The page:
Analysis of anticoagulant rodenticides, neonicotinoids and fipronil in liver of predatory birds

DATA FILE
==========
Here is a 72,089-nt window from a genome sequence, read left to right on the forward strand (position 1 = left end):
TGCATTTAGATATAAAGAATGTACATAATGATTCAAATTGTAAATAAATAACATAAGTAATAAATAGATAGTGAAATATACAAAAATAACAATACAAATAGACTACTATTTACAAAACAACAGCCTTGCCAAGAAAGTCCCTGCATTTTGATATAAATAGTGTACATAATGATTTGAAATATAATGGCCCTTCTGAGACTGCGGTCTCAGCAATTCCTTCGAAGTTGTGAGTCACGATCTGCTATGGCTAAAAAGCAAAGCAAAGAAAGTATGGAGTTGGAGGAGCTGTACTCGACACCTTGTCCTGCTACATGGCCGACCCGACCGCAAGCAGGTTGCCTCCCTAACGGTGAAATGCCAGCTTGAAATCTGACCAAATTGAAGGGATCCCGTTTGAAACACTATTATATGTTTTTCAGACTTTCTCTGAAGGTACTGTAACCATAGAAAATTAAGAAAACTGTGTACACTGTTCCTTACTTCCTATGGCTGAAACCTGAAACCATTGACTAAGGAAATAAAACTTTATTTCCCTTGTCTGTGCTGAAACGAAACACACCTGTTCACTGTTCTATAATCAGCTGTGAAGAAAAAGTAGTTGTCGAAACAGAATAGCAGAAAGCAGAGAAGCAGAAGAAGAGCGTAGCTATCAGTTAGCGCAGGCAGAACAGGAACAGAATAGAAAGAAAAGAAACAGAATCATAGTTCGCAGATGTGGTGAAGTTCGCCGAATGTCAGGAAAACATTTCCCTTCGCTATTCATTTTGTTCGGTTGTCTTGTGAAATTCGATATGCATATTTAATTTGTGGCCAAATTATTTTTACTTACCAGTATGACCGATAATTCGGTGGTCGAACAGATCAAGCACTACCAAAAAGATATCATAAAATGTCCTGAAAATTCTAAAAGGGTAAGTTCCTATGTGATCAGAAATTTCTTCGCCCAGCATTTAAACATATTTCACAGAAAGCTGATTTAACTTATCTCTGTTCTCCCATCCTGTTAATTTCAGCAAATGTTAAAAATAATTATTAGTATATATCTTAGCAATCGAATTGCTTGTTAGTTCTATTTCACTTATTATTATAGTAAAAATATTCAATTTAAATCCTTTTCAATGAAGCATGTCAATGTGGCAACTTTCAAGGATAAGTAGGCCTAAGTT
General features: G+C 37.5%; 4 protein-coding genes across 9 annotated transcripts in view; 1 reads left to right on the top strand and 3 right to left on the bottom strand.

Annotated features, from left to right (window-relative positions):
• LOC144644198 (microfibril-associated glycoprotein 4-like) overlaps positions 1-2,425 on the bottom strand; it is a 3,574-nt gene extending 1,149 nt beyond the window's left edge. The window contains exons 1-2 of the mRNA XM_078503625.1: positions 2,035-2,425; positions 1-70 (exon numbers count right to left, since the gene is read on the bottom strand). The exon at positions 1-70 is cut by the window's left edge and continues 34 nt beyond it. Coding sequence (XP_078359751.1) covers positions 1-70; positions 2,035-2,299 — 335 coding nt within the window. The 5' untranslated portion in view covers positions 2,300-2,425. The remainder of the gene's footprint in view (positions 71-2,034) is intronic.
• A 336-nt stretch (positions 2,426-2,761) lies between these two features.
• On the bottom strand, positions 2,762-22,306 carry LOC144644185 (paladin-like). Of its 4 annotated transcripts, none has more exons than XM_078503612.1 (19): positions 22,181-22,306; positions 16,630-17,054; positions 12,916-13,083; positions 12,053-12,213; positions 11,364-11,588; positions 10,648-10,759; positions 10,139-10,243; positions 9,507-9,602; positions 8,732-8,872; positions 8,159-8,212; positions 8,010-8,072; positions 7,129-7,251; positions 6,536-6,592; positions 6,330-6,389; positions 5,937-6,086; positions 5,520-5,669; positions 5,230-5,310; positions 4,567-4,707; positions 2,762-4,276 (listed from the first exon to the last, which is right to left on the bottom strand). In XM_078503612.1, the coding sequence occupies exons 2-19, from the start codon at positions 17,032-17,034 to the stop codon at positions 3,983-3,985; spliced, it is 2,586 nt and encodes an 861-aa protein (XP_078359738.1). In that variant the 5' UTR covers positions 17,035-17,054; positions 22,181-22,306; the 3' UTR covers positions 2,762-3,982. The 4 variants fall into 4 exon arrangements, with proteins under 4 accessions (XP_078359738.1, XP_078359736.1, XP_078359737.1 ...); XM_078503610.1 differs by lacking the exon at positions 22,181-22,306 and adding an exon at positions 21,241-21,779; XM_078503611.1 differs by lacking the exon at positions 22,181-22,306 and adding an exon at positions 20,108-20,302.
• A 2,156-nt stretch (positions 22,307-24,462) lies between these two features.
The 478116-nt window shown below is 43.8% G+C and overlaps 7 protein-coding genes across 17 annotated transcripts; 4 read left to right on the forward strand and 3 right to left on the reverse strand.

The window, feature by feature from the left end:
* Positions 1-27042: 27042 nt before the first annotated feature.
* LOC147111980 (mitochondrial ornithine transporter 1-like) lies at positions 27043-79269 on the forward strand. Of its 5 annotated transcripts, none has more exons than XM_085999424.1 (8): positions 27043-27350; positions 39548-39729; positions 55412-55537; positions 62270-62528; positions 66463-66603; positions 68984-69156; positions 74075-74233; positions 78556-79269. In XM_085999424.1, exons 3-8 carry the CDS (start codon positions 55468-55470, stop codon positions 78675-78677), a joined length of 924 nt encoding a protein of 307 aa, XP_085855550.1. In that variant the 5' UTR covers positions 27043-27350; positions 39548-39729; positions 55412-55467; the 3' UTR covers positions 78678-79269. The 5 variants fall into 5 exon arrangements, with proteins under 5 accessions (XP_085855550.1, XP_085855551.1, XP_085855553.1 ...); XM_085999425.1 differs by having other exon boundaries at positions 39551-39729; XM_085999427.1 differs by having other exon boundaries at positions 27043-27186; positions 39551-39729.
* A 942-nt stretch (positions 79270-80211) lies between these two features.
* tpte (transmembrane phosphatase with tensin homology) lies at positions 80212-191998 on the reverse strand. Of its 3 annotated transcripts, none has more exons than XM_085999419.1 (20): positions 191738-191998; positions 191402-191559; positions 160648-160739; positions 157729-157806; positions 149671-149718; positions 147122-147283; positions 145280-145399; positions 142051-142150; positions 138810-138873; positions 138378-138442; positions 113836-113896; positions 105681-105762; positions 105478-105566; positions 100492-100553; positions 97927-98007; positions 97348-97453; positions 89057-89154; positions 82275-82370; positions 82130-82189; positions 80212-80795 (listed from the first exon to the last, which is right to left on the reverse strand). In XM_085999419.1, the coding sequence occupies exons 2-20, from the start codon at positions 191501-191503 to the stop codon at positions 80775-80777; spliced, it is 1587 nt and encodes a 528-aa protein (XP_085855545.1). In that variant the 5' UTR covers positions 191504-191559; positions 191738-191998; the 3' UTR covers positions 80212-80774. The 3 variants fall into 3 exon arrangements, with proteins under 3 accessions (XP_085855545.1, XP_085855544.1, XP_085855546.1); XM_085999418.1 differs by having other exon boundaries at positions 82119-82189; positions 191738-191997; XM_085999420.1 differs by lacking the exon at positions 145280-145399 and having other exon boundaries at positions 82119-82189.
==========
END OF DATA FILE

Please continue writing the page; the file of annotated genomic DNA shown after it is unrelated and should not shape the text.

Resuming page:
Pesticides in predatory birds have been drawing much attention worldwide in regard to species declining and protection. Pesticides are used for pest management of animal species such as commensal rodents and sap-sucking insects. However, pesticides can lead to secondary poisoning, when predators take up pesticide residues from primarily exposed target or non-target species. The analysis focused on anticoagulant rodenticides, neonicotinoids and fipronil which were regularly applied in the years 2011 to 2013. We obtained liver samples of 89 avian predators from this period, which were collected from veterinary institutions or private persons from 26 administrative districts in Germany. Avians were found dead or were euthanized shortly after admission to the veterinarian. Defrosted liver samples were spiked with surrogates and homogenized in a mixture of methanol and water (2:1/v/v) and cleaned up by solid supported liquid extraction with a diatomaceous earth column (Geduhn et al., 2014, DOI 10.1016/j.scitotenv.2014.07.0490048-9697). Quantification of the analytes was performed by LC-ESI-MS/MS with a calibration from 0.1 to 100 ng/ml (r² > 0.99) and a signal to noise ratios > 6:1 for the lowest concentration level. The neonicotinoids imidacloprid with the metabolites 5-OH-IMD and IMD-olefine, thiamethoxam and clothianidin with TZMU and TZNG were not found in the predators although expected especially in case of insectconsuming species such as little owl (Athene noctua). Similarly, we detected no residues of the phenylpyrazole fipronil, which has a higher bioaccumulation potential and the metabolites F-sulfone, F-sulfide and F-carboxamide. One to four substances of the rodenticides chlorophacinone, difenacoum, bromadiolone, brodifacoum, flocoumafen and difethialone were found in 30% of the liver samples, originated from 14 different districts. Brodifacoum was detected in more than 70% of these samples. No sample contained coumatetralyl and warfarin. Residues occurred more often in avian predators specialized on rodents than in generalists; e.g. 44% of the 26 liver samples from common bussards (Buteo buteo) contained residues. The portion was with 80% even higher for red kite (Milvus milvus) but only 5 samples of this species were examined. A residues distribution pattern will be presented but more samples are necessary for final statements.